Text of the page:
Saturday, July 6, 2013
Prime Minister Erdogan and President Morsi: Winners and Losers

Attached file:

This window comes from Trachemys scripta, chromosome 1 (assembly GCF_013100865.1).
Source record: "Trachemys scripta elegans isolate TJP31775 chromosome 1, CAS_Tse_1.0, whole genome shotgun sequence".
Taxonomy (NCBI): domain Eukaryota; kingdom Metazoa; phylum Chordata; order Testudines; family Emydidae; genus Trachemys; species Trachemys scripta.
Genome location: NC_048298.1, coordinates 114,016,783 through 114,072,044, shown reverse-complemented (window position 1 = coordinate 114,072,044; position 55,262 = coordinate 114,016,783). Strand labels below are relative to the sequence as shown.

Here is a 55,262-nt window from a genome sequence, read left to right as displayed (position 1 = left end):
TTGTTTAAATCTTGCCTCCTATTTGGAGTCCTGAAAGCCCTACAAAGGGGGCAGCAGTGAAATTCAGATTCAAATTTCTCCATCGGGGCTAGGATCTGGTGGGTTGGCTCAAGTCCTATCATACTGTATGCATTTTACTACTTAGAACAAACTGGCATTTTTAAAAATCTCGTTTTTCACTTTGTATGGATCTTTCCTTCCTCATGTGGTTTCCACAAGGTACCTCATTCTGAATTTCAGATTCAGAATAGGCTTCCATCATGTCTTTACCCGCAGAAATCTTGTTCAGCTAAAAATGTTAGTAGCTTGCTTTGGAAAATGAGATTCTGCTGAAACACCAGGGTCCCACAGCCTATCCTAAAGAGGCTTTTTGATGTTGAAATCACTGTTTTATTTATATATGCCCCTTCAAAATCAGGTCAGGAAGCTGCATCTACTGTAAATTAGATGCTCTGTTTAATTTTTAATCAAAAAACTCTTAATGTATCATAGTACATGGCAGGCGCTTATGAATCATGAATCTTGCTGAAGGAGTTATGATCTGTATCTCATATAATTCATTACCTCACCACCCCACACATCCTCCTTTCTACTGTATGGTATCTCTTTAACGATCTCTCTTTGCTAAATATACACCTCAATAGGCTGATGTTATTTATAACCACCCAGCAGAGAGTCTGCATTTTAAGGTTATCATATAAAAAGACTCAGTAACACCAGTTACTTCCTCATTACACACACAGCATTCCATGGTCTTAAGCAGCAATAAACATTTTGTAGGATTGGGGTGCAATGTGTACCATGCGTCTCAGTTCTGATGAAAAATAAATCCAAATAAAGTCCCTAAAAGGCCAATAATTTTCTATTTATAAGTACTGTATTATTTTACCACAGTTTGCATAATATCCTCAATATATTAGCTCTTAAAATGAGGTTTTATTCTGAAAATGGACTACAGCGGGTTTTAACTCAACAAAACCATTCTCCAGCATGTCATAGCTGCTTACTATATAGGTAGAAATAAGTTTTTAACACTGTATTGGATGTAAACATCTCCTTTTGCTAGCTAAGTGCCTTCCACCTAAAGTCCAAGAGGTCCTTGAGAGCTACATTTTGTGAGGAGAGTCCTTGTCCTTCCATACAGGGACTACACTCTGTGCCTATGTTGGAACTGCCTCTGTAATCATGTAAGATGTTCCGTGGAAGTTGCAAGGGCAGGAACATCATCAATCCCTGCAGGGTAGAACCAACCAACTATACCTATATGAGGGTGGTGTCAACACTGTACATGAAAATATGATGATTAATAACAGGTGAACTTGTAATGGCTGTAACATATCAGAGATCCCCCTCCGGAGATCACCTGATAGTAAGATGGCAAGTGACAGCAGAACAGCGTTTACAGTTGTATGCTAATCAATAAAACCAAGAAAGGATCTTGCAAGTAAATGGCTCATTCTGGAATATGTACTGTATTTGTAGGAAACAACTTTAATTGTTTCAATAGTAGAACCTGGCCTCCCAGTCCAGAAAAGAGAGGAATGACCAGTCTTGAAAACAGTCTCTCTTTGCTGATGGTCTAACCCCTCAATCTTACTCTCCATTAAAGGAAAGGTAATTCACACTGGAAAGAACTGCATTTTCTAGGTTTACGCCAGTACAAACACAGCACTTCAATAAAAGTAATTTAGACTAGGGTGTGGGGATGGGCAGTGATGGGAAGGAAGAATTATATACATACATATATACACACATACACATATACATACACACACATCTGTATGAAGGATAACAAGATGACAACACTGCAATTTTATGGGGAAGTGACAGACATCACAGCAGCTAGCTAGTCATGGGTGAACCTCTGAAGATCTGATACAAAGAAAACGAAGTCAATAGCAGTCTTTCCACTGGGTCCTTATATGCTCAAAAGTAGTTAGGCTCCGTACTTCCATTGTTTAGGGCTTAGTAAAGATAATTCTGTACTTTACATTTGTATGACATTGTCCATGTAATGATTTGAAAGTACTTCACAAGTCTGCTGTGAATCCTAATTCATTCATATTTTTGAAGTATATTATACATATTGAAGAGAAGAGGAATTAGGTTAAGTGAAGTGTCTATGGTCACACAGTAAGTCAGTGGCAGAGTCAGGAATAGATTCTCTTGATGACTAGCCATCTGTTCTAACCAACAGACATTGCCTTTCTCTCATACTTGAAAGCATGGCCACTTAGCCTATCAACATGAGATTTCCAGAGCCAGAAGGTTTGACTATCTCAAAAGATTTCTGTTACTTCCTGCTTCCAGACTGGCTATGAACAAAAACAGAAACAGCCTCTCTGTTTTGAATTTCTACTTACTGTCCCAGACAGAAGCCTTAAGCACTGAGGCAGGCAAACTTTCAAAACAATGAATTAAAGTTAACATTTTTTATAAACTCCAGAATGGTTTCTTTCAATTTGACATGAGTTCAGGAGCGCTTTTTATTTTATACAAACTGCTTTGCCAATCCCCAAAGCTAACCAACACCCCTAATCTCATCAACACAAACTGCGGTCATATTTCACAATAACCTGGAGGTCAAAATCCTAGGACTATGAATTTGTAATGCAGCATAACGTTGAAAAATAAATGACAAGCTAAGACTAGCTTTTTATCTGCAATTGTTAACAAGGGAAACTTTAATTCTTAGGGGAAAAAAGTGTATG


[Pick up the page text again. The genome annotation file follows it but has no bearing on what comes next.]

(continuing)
Mohamed Morsi, President of Egypt, was deposed by a popular upraising and military coup on July 3. He is in protective custody. Recep Tayyip Erdogan, Prime Minister of Turkey, has survived a popular upraising with the support of the police and military. Both leaders brought Islam to the fore of their administrations, and both took office when their nation’s economy was in the dumps. Why has one survived and the other been a dismal failure? The first, and most critical, is the economy. Dr. Morsi is not stupid; he has a Ph.D. in Materials Science from the University of Southern California, but he is either ignorant or oblivious to economics. He took a bad economy and ran it into the ground. Electricity is often non-existent. Egypt was the granary of the Roman Empire, but mow it cannot feed itself. Both economies are heavily dependent on a robust tourist industry. Tourism is now dead in Egypt, but remains a large boon for Turkey. Economic growth has averaged 5%/quarter in the 40 quarters of the Erdogan government. Turkey is now one of the financially strongest countries in Europe. Economic growth promotes electoral success. President Morsi and the Muslim Brotherhood pushed an Islamic agenda from the beginning of their government. The Muslim Brotherhood, after 80 years underground or in the shadows, rose to power. Exhilarated by their electoral success, intoxicated by their sudden victory, they refused to form a consensus government and instead jammed through a new anti-democratic constitution. They let previously mild sectarian violence flourish as militant Muslims have tried to drive the 9% Coptic Christian population out of Egypt while Shites and Sunnis have been killing each other in a predominately Sunni population. That has killed tourism and much of the remainder of the economy. Turkey, with a few tragic exceptions in the 20th Century, has a long history of tolerating minority religions and ethnicities. The Sultan welcomed Jews when the Spanish Inquisition was driving them out of Spain. Except for a few instances in rural Turkey, sectarian violence has been rare in modern Turkey, and certainly not in Istanbul. Prime Minister Erdogan has claimed to be of Georgian ethnicity although raised as a Turk. Egypt and Turkey both have a middle class and professional class. Ataturk encouraged the education of women, who have achieved great prominence in Turkish society. The Turkish middle class has been growing, while women are threatened in Morsi’s Egypt. The President was a not a well-honed politician while the Prime Minister was the elected Mayor of Istanbul before being elected Prime Minister. He built up Istanbul’s infrastructure and has carried through with Turkey’s. He emphasized economic development from the start of his Administration 10 years ago. Only after he won reelection two years ago with 49.83% of the vote did he start to promote his Islamic goals. The military in Egypt, Pakistan, and Turkey have a long history of overthrowing civilian governments. Prime Minister Erdogan reformed the Turkish military over the past decade with hundreds of military officers cashiered or imprisoned. President Morsi simply removed the very top officers when he assumed power. The generals remained loyal to Erdogan, but not to Morsi. The police under former President Hosni Mubarak used deadly force in attempting to suppress the popular demonstrations 2½ years ago with several police officials criminally prosecuted when Mubarak was ousted. The police have prudently stayed out of the current anti-Morsi demonstrations. President Morsi was doomed without either police or military support, whereas the police strongly supported Prime Minister Erdogan. Prime Minister Erdogan may still face electoral defeat in two years, but two years is an eternity in politics.